January 15th, 2011
10:30 AM ET
From Pamela Sellers, CNN
Members of U.S. Rep. Gabrielle Gifford's synagogue met Friday night for the first Jewish sabbath services since she was wounded in a shooting attack one week ago that left six people dead and 13 others wounded.
Rabbi Stephanie Aaron of Congregation Chaverim used the occasion to call for the renewal of the Tucson community and to urge members to reject violence and hatred.
"Remember that we are tied to what really matters in this world: love, justice, truth and shalom," Aaron said, wrapping her finger in a long white tassel of her prayer shawl as she spoke.
"Shalom" means "peace" in Hebrew.
Giffords is a member of the congregation, as was Gabriel Zimmerman, the congresswoman's director of community. Both were shot in an attack during a constituent meeting outside a Safeway grocery store on January 8.
Despite being shot in the head at close range, Giffords survived the attack. Zimmerman died, along with a federal judge, a 9-year-old girl and three others.
Federal prosecutors have charged 22-year-old Jared Loughner with murder, attempted murder and attempting to kill a member of Congress in the January 8 attack.
More than 100 members of the small Tucson congregation, along with some members of Giffords' family, arrived at the temple Friday night to warm greetings and hugs before the two-hour service.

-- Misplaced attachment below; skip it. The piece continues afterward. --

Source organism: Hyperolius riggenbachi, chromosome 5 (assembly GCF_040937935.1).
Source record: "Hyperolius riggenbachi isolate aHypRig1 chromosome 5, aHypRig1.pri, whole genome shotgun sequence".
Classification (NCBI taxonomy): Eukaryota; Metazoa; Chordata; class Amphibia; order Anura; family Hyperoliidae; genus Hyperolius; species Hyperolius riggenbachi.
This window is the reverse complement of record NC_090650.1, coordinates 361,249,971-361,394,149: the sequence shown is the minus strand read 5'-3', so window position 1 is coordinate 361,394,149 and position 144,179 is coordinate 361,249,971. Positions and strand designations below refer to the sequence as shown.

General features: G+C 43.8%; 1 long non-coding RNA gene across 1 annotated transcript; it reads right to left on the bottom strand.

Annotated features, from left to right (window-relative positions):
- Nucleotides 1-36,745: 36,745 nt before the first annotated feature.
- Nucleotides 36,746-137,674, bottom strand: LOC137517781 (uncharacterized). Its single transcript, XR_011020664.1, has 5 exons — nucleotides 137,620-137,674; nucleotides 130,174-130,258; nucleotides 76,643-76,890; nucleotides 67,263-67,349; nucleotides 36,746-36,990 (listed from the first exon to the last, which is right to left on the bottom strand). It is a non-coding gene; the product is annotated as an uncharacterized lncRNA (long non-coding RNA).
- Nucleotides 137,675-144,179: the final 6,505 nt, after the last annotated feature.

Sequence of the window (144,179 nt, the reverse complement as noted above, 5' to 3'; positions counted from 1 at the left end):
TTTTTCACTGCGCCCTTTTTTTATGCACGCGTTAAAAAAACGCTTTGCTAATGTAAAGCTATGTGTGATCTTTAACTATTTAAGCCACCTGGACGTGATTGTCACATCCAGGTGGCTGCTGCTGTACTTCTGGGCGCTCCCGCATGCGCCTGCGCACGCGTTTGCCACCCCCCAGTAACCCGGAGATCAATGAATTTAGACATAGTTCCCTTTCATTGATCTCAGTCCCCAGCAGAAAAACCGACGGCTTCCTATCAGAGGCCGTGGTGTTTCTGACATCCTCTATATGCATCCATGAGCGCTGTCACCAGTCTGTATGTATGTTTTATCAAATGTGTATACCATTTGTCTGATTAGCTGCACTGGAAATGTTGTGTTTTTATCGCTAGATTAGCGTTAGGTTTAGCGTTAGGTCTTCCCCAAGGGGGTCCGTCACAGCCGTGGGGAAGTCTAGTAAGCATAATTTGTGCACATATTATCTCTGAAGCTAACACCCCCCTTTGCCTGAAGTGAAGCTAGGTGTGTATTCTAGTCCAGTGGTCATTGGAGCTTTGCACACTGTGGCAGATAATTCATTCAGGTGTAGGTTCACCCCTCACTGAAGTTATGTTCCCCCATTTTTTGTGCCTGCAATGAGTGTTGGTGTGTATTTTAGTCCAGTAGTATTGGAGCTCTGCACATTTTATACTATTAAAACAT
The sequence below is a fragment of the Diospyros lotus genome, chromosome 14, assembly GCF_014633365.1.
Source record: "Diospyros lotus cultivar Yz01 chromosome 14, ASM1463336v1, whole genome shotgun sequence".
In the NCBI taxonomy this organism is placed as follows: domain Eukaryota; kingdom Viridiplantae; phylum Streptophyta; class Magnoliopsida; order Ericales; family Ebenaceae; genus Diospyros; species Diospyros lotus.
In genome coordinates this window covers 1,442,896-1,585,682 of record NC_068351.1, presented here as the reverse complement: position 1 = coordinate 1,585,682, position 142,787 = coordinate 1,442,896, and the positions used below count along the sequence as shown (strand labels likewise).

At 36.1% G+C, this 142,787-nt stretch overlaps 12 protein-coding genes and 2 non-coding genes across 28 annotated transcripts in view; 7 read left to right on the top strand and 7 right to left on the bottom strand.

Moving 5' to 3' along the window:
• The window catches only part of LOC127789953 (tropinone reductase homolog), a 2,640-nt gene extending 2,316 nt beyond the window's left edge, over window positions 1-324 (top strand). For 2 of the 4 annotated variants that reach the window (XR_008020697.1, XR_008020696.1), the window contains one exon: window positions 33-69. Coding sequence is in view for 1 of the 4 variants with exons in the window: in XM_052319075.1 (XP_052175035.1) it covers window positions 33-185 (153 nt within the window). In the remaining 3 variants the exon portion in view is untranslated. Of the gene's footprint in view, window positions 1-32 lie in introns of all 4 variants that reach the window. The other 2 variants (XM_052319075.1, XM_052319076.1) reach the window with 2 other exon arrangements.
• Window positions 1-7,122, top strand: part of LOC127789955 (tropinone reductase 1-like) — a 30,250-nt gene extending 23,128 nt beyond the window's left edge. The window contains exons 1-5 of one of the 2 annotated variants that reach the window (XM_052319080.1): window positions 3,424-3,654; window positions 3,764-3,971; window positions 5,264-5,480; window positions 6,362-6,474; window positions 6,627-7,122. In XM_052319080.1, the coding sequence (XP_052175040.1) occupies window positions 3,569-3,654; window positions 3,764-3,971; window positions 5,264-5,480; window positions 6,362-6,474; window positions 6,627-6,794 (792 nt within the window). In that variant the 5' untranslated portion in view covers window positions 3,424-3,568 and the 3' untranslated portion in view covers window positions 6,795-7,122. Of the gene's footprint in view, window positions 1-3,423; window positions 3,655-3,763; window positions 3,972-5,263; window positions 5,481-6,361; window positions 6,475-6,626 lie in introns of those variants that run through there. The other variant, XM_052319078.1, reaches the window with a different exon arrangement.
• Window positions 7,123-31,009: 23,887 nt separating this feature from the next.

Aaron told congregants that she had visited Giffords in the hospital just hours earlier, issuing her a new Hebrew name and quietly whispering a prayer meant to bring the "light of healing" to the congresswoman, who remains in critical condition at a Tucson hospital.
She repeated the prayer Friday night.
"This is a week of terrible pain, and terrific loss," Aaron said. "We need to pray that our precious Gabby has a complete return to wholeness."
She also spoke passionately against violence and intolerance, quoting Martin Luther King Jr.
"May we live our lives so that we never have to take up weapons," she said, while praying over the sons of congregants, including her own, whom she specifically called out by name.
Members of the congregation were asked to call for special blessings for the group and the Tucson community.
They called for compassion, empathy, courage, health, safety and the ability to "know our neighbors."
At the end of the service, Aaron praised President Barack Obama for coming to Tucson and delivering a memorial speech for victims of the attack.
"What an incredible mensch he was to do all that and to reach out to our community and to the world," she said.
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